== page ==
With only a few days to go before the end of the governments wheat procurement drive for the 2013-14 season in the key growing states of Punjab and Haryana, the total purchase from farmers is likely to fall to as low as 30 million tonne against the earlier target of a record 44 mt.
This would be a decline of 27% from the previous season's purchase of 38 mt by the Food Corporation of India (FCI) and state government- owned agencies.
Till Monday, the government has lifted 23.8 mt wheat under the procurement drive that formally commenced on April 1. Last year, during the same period, procurement had reached more than 28 mt.
The decline in production in Punjab and Haryana has contributed to the lower arrivals at mandis, an FCI official told FE. The official said that over the next one week, purchases by the corporation are expected to be completed in Punjab and Haryana. Till now, Punjab and Haryana have contributed 10.6 mt and 5.8 mt, respectively, to the central pool.
However, the decline in procurement is not expected to hamper availability of grain for the Public Distribution System (PDS) and buffer stocks and strategic reserves as the government has huge carry forward stocks, estimated at 22 mt, from the previous years.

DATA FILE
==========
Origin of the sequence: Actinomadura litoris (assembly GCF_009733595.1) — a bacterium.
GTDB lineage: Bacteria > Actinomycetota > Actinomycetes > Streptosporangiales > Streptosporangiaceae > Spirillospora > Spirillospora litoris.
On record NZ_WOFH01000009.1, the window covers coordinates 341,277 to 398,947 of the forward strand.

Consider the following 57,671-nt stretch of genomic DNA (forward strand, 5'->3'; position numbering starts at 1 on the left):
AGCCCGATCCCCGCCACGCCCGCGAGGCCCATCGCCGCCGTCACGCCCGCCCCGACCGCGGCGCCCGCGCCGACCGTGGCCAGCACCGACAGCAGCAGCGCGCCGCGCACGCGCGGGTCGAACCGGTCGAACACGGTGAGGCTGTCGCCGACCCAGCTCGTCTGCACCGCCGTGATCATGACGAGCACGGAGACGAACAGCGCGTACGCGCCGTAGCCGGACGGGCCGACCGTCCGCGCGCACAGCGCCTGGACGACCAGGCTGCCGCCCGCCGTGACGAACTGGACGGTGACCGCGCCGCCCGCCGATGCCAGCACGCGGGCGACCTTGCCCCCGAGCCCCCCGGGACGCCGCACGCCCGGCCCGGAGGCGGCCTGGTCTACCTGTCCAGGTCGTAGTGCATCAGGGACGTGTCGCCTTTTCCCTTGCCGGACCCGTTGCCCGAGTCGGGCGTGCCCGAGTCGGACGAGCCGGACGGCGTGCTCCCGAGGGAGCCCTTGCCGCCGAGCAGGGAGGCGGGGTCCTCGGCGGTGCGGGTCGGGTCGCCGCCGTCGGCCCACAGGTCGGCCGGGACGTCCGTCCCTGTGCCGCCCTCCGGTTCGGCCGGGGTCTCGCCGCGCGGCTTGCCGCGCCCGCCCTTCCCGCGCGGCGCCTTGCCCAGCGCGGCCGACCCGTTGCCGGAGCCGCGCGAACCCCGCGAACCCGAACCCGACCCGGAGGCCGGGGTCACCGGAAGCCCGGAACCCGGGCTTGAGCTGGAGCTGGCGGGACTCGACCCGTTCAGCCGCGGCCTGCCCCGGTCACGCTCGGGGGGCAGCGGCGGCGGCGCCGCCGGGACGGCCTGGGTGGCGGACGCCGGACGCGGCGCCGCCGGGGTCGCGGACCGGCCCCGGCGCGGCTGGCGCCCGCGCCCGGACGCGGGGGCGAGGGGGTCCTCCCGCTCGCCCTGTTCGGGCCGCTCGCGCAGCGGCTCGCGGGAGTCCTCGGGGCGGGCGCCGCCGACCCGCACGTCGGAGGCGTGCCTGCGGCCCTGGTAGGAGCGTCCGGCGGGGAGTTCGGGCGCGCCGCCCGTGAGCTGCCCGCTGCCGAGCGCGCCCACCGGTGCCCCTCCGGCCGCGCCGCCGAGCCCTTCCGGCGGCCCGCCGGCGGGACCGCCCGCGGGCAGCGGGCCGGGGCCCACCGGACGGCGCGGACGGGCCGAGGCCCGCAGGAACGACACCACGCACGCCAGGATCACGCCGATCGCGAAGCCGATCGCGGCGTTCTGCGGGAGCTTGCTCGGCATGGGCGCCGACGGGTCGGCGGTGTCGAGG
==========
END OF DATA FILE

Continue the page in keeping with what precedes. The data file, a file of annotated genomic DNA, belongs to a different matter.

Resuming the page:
At present, other key contributors to the central pool are Madhya Pradesh (5.8 mt), Uttar Pradesh (5.2 mt) and Rajasthan (9.9 lakh tonne).
Last year, Punjab was the biggest contributor to the central pool with a record 13 mt while this year the northern state is expected to contribute about 11 mt. Similarly, Haryana is expected to contribute only about 7 mt of wheat to the central procurement drive against 8.6 mt achieved last year.
Recently, the food ministry revised its wheat procurement target for the season to 33 mt and, according to the current trend, actual purchases could fall well short of this target as well.
Despite announcing an extra bonus of R150 per quintal on wheat procurement over and above the minimum support price of R1,350 per quintal, procurement in MP has not picked up with private traders purchasing directly from farmers. Recently, MP revised its wheat procurement target to 9 mt from 13 mt.
Private players, such as roller millers, have been buying wheat directly from farmers after the government had refused to sell excess wheat to them under the Open Market Sale Scheme (OMSS) at subsidised rates. Thus, to stock up, private traders have been active buyers in MP and UP.
Apart from the central agency FCI, wheat is also being purchased from farmers by state governments, cooperatives and others.
The government buys wheat from farmers at the minimum support price to meet demands under various welfare schemes such as the mid-day meal programme.